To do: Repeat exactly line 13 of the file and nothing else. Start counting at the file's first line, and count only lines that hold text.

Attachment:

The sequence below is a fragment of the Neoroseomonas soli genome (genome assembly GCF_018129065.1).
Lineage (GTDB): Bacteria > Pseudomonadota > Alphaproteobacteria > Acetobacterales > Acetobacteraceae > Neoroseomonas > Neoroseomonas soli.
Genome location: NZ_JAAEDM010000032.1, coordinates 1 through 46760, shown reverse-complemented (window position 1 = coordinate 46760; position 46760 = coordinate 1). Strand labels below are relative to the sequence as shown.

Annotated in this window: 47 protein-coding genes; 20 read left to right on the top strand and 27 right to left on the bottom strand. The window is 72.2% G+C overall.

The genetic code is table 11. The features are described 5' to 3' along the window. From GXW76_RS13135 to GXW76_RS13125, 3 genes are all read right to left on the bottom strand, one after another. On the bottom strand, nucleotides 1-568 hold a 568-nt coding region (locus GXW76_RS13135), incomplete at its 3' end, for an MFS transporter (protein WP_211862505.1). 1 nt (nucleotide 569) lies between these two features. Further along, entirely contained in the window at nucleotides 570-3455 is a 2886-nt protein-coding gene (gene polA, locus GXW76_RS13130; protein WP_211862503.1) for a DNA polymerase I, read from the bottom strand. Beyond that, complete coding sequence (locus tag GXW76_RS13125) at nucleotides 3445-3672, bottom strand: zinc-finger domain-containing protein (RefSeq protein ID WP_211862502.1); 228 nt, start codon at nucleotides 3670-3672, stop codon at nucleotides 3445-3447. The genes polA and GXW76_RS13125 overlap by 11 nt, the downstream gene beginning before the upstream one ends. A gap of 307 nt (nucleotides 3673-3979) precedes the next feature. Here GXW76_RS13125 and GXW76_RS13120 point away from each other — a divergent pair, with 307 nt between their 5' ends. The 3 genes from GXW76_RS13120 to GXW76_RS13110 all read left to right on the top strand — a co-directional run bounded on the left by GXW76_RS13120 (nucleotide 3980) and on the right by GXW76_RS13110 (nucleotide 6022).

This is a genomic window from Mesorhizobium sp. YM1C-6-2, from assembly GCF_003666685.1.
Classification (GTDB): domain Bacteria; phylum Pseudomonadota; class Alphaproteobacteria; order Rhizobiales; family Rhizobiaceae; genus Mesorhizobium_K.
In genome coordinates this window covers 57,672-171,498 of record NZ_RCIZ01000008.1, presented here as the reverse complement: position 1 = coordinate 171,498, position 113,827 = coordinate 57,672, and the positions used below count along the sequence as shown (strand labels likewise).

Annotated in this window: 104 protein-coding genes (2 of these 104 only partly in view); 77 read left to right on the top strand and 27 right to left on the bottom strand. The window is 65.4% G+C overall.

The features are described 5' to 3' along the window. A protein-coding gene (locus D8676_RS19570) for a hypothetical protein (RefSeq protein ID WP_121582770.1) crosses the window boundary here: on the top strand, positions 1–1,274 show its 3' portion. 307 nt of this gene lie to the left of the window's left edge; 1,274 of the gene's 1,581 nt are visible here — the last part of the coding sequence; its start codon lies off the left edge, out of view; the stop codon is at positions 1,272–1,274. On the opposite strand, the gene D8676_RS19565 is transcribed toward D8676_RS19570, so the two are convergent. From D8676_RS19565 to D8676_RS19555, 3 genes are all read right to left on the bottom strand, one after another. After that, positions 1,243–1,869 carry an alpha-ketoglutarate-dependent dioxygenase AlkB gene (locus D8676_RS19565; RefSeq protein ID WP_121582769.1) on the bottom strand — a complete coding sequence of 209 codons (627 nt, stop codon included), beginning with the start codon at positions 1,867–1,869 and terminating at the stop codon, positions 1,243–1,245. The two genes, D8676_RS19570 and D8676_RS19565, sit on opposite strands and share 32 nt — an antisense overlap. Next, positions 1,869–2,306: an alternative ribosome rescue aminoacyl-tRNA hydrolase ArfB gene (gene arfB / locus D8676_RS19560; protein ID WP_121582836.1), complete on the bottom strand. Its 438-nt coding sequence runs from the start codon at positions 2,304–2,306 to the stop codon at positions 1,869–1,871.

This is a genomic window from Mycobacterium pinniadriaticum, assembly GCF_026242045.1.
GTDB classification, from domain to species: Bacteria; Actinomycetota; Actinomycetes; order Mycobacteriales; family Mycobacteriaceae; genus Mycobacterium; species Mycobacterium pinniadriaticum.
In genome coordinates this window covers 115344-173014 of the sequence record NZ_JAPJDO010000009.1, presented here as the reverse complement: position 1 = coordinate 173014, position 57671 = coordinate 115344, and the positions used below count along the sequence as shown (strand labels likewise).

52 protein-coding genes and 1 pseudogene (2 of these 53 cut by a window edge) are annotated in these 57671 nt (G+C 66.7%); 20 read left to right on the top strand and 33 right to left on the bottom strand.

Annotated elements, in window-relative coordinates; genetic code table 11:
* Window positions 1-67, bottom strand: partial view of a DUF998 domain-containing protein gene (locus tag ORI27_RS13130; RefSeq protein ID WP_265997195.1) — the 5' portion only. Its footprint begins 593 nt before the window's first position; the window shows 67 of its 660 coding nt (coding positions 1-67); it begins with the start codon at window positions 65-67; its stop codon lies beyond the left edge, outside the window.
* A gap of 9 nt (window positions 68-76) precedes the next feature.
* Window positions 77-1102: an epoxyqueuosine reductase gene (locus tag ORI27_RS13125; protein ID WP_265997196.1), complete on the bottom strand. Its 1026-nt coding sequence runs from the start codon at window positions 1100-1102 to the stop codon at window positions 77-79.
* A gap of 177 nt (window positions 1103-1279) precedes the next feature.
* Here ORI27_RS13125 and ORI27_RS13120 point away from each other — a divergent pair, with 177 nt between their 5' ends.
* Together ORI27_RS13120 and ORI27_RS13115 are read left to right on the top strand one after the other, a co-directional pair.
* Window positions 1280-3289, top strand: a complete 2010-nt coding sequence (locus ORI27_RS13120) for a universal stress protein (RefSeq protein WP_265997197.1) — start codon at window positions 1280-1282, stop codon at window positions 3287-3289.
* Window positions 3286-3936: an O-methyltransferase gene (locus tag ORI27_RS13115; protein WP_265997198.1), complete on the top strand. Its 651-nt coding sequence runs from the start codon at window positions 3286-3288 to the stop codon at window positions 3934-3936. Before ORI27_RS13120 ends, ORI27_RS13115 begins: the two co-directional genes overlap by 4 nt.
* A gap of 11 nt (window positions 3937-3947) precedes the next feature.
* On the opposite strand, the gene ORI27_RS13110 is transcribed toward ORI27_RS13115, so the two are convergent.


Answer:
In genome coordinates this window covers 115344-173014 of the sequence record NZ_JAPJDO010000009.1, presented here as the reverse complement: position 1 = coordinate 173014, position 57671 = coordinate 115344, and the positions used below count along the sequence as shown (strand labels likewise).